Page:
#LoveParks

In celebration of Love Parks Week 2017, Howard Bristol takes a look at the value of public parks, and explores the Trust’s long relationship with them.

This week, as part of Love Parks Week, Keep Britain Tidy have been asking people to think about why they love their local park and share this via social media with the hashtag #LoveParks. The result is a social pinboard which highlights not just the plethora of reasons people visit their local park, but the special place parks hold in the nation’s heart.

Kirstie Allsopp celebrating Love Parks Week 2017 – Keep Britain Tidy

Love Parks Week has got the National Trust reflecting on the importance of parks. Whether it’s a patch of turf at the end of the road, a stately Victorian pleasure ground, or a natural woodland or meadow, parks are local spaces that really matter to people. 37 million of us use them regularly, over half of us visit them at least once a month, and they provide millions of us with places to escape, explore, relax, and play.

Yet the value of a city’s parks runs much deeper – they are absolutely fundamental to a place’s social, environmental, and economic prosperity. It’s not just that they are spaces to exercise and find peace, keeping us healthy in body and mind. They’re also a critical part of a city’s green infrastructure, acting as green lungs, slowing the flow of water, and providing crucial homes for wildlife.

Millions of us enjoy parks regularly ©Mike Madgwick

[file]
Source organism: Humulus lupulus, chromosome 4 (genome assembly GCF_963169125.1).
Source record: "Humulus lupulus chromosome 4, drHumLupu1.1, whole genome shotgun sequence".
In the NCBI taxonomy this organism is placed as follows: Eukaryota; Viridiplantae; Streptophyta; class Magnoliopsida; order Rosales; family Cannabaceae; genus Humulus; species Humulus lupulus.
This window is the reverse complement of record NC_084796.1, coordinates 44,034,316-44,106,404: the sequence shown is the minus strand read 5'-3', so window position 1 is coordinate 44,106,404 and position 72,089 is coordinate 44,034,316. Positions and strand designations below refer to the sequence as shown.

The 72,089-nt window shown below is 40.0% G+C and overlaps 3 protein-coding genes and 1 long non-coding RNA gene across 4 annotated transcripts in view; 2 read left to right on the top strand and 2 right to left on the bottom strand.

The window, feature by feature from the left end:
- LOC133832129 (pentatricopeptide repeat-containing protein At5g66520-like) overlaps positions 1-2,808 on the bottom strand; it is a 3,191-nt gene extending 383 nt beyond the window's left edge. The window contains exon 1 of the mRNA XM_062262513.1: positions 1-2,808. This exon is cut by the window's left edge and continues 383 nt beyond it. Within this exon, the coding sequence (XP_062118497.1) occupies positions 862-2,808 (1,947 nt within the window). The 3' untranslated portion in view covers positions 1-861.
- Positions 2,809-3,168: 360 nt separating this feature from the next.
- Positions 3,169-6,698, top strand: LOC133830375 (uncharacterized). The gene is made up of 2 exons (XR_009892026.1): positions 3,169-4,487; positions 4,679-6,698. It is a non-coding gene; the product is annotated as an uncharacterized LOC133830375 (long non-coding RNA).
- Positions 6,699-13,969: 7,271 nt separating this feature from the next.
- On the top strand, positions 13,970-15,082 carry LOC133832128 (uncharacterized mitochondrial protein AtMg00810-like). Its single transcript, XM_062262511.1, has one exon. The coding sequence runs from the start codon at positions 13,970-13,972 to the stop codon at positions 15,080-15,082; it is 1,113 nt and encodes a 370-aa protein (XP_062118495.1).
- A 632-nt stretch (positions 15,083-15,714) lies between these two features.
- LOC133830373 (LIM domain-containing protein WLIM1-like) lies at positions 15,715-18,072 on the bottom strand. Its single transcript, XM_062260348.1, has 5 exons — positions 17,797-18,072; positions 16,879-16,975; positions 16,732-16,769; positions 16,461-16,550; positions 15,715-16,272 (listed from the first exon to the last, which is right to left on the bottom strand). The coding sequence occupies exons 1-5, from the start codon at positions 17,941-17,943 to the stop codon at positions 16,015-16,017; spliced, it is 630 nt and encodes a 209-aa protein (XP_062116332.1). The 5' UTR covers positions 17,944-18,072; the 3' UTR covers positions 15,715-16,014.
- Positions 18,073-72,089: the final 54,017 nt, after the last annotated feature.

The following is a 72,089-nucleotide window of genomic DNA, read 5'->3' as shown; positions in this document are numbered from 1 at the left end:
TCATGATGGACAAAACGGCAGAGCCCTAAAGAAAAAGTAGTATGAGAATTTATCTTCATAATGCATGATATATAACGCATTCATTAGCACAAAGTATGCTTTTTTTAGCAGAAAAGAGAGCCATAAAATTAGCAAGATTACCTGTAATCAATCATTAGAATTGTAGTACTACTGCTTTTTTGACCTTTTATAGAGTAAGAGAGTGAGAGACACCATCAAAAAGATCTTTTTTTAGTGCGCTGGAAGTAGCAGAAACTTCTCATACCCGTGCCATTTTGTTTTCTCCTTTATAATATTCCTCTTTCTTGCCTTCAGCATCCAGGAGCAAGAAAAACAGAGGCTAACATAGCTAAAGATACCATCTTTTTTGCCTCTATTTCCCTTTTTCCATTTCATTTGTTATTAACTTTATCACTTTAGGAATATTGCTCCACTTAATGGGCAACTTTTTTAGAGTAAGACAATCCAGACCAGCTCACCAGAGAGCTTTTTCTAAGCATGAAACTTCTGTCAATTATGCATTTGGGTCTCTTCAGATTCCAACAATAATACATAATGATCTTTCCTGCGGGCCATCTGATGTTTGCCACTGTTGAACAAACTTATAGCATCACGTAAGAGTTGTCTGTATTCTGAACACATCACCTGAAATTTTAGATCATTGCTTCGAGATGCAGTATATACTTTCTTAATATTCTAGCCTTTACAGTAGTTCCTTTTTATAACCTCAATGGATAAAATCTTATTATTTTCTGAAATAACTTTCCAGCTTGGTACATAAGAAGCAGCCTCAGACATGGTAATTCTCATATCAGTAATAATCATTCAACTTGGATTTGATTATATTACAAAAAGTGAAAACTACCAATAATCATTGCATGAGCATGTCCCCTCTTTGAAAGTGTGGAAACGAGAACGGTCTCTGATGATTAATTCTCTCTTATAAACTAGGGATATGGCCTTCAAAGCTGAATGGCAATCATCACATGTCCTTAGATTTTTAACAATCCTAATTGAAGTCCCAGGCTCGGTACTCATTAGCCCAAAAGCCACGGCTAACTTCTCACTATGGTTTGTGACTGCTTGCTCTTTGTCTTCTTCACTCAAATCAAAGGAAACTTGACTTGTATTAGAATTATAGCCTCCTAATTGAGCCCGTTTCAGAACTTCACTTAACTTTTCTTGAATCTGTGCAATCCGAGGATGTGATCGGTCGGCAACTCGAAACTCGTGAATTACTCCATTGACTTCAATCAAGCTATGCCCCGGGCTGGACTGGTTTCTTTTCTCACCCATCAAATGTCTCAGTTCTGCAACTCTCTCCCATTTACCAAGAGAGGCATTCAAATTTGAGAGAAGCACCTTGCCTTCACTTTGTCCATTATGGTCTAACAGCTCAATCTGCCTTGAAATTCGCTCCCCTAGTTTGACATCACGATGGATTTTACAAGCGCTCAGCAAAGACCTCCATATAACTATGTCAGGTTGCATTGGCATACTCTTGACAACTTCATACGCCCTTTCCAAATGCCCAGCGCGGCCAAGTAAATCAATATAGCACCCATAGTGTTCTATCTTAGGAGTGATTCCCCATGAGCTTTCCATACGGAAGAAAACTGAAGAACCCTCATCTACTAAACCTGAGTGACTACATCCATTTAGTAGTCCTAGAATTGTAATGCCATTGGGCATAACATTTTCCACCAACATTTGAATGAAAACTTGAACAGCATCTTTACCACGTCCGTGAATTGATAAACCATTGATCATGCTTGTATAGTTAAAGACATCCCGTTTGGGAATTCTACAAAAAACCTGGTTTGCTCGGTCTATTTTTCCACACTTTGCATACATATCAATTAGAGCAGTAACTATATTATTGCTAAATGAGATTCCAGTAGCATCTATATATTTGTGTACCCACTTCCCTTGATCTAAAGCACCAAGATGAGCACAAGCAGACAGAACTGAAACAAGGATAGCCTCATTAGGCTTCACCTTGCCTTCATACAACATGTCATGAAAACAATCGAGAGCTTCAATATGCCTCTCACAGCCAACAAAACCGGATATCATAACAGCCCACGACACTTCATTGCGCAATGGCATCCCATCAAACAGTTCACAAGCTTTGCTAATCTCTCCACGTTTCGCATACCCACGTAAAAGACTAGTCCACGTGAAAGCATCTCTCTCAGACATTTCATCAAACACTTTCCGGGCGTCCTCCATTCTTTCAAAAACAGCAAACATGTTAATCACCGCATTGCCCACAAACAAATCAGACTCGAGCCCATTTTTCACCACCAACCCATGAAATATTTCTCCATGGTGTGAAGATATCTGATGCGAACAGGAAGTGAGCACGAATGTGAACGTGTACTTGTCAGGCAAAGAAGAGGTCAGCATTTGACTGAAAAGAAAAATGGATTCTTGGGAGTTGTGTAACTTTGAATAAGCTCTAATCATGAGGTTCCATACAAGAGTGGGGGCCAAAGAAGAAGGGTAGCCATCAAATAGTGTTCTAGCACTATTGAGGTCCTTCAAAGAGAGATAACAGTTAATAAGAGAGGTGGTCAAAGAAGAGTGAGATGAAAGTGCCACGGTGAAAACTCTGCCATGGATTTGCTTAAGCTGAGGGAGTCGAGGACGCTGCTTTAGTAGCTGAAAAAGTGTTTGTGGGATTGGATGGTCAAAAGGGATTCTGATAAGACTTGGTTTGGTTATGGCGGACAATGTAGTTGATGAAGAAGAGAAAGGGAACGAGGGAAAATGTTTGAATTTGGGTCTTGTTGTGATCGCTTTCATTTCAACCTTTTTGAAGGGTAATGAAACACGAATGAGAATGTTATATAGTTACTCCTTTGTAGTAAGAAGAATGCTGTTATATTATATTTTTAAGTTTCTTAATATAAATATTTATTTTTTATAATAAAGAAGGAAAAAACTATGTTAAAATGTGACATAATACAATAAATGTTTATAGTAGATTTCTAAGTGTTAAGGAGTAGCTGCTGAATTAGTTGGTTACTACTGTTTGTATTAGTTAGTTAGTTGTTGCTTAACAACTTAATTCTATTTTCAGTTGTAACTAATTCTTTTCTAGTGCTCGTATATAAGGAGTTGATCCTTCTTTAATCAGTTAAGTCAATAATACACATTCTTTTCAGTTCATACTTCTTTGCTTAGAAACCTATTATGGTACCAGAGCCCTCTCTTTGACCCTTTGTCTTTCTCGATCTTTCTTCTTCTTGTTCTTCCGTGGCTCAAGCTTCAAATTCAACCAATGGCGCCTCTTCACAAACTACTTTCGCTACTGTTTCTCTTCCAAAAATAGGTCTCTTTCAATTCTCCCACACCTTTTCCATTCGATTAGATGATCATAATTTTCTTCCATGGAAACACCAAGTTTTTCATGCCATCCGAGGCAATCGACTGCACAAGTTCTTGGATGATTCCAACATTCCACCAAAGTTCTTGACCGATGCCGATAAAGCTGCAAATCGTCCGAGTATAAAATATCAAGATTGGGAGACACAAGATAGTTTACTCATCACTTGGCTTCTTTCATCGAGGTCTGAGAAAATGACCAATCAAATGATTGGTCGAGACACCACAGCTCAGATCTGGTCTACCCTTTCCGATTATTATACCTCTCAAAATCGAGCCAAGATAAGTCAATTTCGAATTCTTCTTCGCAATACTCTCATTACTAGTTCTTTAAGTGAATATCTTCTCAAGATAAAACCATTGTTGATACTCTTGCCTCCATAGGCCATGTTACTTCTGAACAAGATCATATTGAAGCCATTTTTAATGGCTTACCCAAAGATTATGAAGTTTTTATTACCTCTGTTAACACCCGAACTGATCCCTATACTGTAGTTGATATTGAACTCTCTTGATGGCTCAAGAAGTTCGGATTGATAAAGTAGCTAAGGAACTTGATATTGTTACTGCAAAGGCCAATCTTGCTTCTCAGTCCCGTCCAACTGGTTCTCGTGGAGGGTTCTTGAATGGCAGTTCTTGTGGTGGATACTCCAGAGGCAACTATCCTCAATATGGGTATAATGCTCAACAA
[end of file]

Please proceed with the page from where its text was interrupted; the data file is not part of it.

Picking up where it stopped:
Parks make a city: its identity is shaped in part by its array of green spaces. John Ruskin once said that “the measure of any great civilisation is its cities, and a measure of a city’s greatness is to be found in the quality of its public spaces, its parks and its squares” – and that’s as true today as it was over a century ago.

In fact, parks and urban green spaces take us back to the National Trust’s roots. It was Ruskin’s friends – Octavia Hill, Hardwicke Rawnsley, and Sir Robert Hunter – who established the National Trust in 1895, concerned about the loss of access to green space in cities as these grew rapidly following the industrial revolution. Caring about green space is in the Trust’s DNA, and since those early days, it has been our charitable purpose to conserve such places of historic interest and natural beauty for the nation.

We want a future where parks are well-funded, well-kept, well-used, and well-loved, and where green spaces deliver more for people, wildlife and the environment.

Now, while parks continue to deliver huge benefits to those who use them, these cherished urban green spaces are at more risk than ever. Parks are a non-statutory service, meaning councils have no obligation to provide them, and decreasing council funding has meant park budgets have been slashed by as much as 90% over the past seven years. It’s an unsustainable situation, and it’s starting to show, as maintenance regimes are cut back and some parks become no-go zones.

It follows that, to secure and grow the public benefits parks provide (e.g. around health and wellbeing, flood risk mitigation, and biodiversity), they need to operate on a sustainable footing, and a fresh look at how parks are cared for is needed. That’s why the National Trust is working with a range of different partners to explore long-term sustainable solutions to the funding and management of parks, as part of the Places Where People Live programme. We want a future where parks are well-funded, well-kept, well-used, and well-loved, and where green spaces deliver more for people, wildlife and the environment. Through the Places Where People Live work, we hope to find solutions which – harking back to our origins – prevent the decline of urban green space and which have the potential to transform parks for the better for generations to come.

Howard Bristol is an Assistant Project Manager on the External Partnerships Team, supporting the Trust’s project to explore parks transformation.

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